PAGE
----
If you've read my previous posts, you know that was invited to give a little talk at a career day in Yellowstone. It was fun, but expensive. Can't do that too often. Still, I got a sale or two, met some people, enjoyed myself, and shot tons of photos for use in my future endeavors, not to mention field research.
My talk focused on the part of writing I feel a little more expert in than marketing or the actual writing--research. After all, those kids were in school. They had English and Literature teachers. But research is a special animal. Even though most teachers today try to make room for at least rudimentary skills training on things like internet searches and citing your sources, they just can't devote the time necessary to really equip the future author with the appreciation, and skills, necessary to do research for book writing. You may realize I'm a skeptic because it says so right at the top of this blog page. Well, skeptics do a lot of research. That is, if they're any good at it. But you may not realize that authors do a ton of research too, and it's actually fun sometimes. Anyway, I like it.
I pointed out to the students that there are generally three broad categories of book research:
- Experimental Research
- Biblio Research
- Experiential Research
I do all of them, from time to time. But I've never tried sharing my research as research. People seem my posts about strange science factoids, places I've visited, or my observations about people, but they rarely realize this is actually my book research. Most would never see where it fit into my writing. I wonder if most people just starting out in writing really get when and why they should do some kind of research.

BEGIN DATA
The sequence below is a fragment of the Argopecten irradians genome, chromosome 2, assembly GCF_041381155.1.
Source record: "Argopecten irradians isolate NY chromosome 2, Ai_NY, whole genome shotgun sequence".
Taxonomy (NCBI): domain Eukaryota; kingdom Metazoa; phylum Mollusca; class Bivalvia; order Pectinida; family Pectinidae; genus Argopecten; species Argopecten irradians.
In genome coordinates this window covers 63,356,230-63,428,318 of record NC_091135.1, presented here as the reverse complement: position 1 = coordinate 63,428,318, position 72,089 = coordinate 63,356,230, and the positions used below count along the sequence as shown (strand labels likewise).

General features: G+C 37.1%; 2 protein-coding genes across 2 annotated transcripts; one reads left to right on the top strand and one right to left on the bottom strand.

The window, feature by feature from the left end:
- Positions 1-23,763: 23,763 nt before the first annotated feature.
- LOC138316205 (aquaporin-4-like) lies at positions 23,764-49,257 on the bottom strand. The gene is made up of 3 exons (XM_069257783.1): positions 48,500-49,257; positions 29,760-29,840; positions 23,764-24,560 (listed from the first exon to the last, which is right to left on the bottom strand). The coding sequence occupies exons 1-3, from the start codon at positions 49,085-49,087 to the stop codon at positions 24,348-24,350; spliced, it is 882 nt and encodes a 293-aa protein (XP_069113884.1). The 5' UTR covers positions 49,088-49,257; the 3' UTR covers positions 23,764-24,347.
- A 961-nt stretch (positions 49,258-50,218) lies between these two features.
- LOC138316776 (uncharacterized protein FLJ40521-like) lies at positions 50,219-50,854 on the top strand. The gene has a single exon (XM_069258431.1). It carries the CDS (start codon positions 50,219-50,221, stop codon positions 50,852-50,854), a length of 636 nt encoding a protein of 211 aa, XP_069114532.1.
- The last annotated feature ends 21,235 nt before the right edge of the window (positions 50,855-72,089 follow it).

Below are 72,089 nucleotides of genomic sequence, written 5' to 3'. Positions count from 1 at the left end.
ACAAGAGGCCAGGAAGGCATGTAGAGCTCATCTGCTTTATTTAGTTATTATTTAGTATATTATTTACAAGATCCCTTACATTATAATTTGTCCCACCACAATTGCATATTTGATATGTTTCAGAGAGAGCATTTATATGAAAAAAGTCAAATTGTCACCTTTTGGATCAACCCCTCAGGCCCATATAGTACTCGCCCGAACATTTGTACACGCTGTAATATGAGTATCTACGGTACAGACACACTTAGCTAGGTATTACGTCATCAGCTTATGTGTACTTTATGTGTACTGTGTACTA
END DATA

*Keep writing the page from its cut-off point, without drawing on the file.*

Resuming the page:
This little "experiment" in blogging is intended to sort of flesh out that very brief little talk I gave, and in the process, maybe it will entertain a few people. Here's the plan. Each week, I'll record a very, very brief little video on some interesting thing I've learned while doing research for the book. I'll explain why I needed to know it in terms of the story, why it's important to get that detail right, and anything else that comes to mind. I won't be able to share all of my research. Not only would that bore you to tears and give too many spoilers from the book, but it would take so long that I'd never get any writing done.
So, click the box below to find out about why alligators swish their butts while walking, and why that contributes to our knowledge about dinosaurs!
Oh, and btw, I will include links to related sources, other videos, papers, blog posts, magazine articles, or archives that you can check out to find out what I found out, or to get more information. Like this:
The first place I saw reference to this muscle specifically was in a video on YouTube. It was recorded presentation by a paleontologist. The video is called Science on Saturday: The Evolution of Birds. You should definitely check it out if you're into long lectures about technical subjects. Very interesting.
Here's some other stuff that I read:
What's in John's Freezer is a blog post by John R. Hutchinson which contains gruesome photos of the muscle in alligators and some kind of bird. He uses some heavy shop talk, so it won't be for everyone, but it is fascinating, even for us non-experts. He's a biologist and zoologist who works at the Royal Veterinary College in England.